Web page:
Saturday, 19 February 2011

Perth: Land of Public Art


Having never been to Perth I had very few expectations of the art scene of our west coast brothers. The National gallery of Western Australia was lovely- everything you would come to expect from a National Gallery. Smaller than the Art Gallery of New South Wales- with several sections closed off on my visit- and I don’t know that there is an abundance of commercial galleries in Perth CBD area. However I was surprised and overwhelmed by the amount of public art around the city. From public monuments to actual public sculpture- it was everywhere. Perhaps even more surprising- it wasn’t half bad. I’m a bit of a sceptic when it comes to public art. Does it enhance the city, engage the community or is it just a very public and often ugly means of self- expression? While I find public art in Sydney often rather in-your-face and purposefully controversial, Perth has found that unique blend between creative freedom and individuality and subtle integration. Perhaps because Perth is still growing- the sculpture has been amalgamated with the city- while Sydney has attempted to insert art into an already fixed landscape. Perhaps what was most interesting was how the art was a home next to office buildings down one of the main streets in the CBD. From the absurd (giant kangaroos) to the abstract (random red swirl). Perth had it all. Who needs a sculpture park when the whole city is one.














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Wednesday, 16 February 2011

Firstdraft

Helen Shelley, Life Insurance No. 1

Firstdraft is one of the longest running ARI in Sydney. This accolade, however, does not give them permission to become complacent when putting on exhibitions. If anything, there is a degree of expectation attached to their openings that before us is something exceptional and truly innovative. The current show, which opened February 2nd, is just that.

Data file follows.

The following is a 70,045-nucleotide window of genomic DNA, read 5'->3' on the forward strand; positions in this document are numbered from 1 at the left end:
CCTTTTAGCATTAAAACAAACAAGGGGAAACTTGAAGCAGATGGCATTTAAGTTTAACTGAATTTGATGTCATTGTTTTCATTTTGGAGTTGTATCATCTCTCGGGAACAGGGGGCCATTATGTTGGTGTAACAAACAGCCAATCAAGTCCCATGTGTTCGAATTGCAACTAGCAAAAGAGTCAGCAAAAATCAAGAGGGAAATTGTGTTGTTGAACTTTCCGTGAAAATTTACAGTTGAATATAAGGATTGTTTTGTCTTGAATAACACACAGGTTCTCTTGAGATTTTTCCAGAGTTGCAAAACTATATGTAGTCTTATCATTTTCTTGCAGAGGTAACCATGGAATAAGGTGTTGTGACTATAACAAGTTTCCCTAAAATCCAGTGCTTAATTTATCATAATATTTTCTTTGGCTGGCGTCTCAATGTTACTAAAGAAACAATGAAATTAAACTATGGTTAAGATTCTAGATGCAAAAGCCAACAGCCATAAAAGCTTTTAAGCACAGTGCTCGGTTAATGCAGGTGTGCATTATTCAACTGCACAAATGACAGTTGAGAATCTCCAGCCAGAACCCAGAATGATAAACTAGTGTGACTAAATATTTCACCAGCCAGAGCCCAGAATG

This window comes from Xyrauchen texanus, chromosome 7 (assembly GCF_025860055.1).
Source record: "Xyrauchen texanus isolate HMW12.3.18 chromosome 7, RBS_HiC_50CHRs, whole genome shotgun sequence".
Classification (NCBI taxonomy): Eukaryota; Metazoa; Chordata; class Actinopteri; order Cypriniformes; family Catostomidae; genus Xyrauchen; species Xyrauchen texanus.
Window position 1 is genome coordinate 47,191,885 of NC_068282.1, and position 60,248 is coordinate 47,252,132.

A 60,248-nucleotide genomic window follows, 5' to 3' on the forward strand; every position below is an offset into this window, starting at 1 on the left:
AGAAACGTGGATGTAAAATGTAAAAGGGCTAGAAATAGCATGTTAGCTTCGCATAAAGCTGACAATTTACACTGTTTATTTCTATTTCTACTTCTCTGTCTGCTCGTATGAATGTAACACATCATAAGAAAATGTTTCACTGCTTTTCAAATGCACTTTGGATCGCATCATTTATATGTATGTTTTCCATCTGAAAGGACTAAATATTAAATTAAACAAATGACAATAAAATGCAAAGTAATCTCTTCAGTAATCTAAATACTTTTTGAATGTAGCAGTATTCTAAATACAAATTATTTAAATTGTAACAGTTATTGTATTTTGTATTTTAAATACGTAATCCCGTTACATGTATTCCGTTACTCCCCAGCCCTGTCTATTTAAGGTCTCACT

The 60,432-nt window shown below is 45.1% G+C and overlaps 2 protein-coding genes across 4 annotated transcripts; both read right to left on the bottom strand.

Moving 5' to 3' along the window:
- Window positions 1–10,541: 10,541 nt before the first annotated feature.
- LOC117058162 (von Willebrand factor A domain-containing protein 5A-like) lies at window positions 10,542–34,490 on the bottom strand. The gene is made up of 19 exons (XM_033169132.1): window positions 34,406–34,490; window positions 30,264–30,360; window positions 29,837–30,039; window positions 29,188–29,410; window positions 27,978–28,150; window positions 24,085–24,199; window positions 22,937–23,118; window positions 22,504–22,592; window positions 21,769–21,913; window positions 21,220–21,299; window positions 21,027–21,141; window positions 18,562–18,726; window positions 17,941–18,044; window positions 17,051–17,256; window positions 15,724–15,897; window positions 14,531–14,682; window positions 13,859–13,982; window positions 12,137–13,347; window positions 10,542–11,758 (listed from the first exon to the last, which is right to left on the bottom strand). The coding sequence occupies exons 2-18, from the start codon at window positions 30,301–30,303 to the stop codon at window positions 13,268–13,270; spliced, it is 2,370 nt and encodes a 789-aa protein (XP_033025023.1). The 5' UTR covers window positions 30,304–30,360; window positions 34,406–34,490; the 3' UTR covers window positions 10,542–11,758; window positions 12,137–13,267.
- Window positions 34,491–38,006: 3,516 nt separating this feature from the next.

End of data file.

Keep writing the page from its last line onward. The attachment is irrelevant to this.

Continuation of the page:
The Otherings by Karena Keys and Hellen Shelley is by far the strongest work in the gallery. The delicate and aesthetically beautiful sculptural pieces which rise from the concrete floor and descend from the ceiling combine found objects such as sticks and river rocks with artificial materials like nylon, wire and acrylic paint. The works which line the walls and accompany the work are like drug- induced hallucinations, a glittery bonanza and utterly fabulous.

Tye McBride’s work 149597870 encompasses wall work and installation. His strongest piece is Cluster (Fly Agaric Series) which has the semblance of red toad stools amongst a sea of white pine needles. Very Brothers Grim/ Little Red Riding Hood. While they appear innocent there is a sinister edge to them. Of something left unsaid, a secret untold. Sprinkle is also a very strong piece, dominating the far wall.

Not overly familiar with sound work, I’m unsure what to say about Ben Byrne’s piece. On my first turn around the gallery I completely missed it. I mistakenly thought it was simply a spotlight in the back room. Part of me knew it was an art work but I just didn’t know what I was looking at or, in this case, listening for. Tumult, as the room sheet explains, is ‘a swell of noise, like that of the waves of the ocean in a storm...’ Although unsure, I think the work is sensor activated- hence my unawareness earlier- I simply did not stand close enough. However, even after I saw the work in its full glory I’m not sure what to say. While undeniably an interesting work I feel it’s unclear. Or perhaps I’m trying to read more into what is simply there.


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